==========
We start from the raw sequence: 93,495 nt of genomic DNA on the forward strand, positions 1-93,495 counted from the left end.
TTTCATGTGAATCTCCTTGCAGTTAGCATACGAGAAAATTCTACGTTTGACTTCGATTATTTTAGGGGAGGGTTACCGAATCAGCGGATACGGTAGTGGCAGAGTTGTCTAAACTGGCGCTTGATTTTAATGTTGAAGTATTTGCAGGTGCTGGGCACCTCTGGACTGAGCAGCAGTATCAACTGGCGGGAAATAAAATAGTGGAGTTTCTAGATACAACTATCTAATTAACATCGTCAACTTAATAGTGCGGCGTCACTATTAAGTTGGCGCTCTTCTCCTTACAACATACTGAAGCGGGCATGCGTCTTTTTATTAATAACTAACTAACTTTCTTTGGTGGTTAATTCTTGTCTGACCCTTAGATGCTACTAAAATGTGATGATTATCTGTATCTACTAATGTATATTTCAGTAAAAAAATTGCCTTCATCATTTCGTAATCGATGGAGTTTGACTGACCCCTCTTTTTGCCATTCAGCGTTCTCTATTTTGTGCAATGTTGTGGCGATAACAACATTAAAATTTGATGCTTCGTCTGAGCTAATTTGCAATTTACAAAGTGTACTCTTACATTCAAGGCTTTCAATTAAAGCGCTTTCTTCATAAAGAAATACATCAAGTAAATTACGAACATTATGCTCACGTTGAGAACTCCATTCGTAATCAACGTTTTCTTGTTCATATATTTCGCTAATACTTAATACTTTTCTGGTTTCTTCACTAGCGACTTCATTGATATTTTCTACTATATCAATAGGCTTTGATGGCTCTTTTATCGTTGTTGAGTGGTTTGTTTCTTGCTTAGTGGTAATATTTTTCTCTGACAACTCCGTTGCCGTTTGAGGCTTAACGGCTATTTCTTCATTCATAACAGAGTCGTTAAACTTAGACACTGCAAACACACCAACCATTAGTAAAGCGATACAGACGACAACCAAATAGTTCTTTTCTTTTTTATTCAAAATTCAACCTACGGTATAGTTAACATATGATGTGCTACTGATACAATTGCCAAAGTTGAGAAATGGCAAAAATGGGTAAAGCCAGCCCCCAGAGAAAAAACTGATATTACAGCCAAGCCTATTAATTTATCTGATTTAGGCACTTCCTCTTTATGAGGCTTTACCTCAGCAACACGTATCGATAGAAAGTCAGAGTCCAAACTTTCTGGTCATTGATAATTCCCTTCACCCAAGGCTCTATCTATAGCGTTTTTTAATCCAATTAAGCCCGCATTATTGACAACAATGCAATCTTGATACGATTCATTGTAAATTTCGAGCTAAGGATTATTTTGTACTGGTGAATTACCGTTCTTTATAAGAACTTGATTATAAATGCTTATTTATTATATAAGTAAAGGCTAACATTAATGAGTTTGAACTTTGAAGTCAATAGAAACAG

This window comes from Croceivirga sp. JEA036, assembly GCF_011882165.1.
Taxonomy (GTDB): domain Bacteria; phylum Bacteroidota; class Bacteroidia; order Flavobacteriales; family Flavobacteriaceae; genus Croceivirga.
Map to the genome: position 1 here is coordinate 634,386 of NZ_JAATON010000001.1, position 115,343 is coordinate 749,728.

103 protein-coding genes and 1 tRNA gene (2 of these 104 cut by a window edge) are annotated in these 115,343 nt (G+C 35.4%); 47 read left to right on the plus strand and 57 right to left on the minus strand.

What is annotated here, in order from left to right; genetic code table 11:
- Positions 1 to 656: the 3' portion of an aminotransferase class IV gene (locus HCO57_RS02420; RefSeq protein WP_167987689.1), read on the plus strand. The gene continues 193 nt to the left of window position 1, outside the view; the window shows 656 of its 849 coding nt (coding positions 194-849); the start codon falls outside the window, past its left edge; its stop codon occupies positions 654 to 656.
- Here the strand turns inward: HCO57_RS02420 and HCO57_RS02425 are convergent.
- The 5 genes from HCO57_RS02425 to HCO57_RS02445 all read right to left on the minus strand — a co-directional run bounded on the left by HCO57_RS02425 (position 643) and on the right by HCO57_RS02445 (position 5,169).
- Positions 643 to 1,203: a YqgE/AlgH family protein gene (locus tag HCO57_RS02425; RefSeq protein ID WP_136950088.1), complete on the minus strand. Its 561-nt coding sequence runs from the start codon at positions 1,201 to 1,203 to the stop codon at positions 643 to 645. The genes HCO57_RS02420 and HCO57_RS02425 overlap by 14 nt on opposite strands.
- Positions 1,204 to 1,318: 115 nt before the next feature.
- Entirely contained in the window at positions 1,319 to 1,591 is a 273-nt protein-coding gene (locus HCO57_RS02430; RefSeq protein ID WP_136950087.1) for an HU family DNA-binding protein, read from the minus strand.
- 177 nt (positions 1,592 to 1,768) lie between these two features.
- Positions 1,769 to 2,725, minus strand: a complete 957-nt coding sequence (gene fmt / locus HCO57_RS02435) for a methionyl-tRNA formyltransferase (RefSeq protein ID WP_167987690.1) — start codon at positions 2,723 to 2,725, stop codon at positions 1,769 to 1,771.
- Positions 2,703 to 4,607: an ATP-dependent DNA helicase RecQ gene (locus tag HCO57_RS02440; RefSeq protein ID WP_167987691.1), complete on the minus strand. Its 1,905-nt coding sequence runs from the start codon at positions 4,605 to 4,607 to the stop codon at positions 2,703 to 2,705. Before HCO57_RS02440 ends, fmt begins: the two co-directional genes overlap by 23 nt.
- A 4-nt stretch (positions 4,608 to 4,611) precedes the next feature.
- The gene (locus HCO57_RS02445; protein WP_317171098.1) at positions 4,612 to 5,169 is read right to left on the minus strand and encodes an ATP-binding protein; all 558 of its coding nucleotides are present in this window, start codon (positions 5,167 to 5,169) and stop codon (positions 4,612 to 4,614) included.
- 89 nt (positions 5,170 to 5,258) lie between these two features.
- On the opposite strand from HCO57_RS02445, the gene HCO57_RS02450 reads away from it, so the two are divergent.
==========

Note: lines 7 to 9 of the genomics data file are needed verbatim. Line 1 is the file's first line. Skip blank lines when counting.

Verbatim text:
What is annotated here, in order from left to right; genetic code table 11:
- Positions 1 to 656: the 3' portion of an aminotransferase class IV gene (locus HCO57_RS02420; RefSeq protein WP_167987689.1), read on the plus strand. The gene continues 193 nt to the left of window position 1, outside the view; the window shows 656 of its 849 coding nt (coding positions 194-849); the start codon falls outside the window, past its left edge; its stop codon occupies positions 654 to 656.
- Here the strand turns inward: HCO57_RS02420 and HCO57_RS02425 are convergent.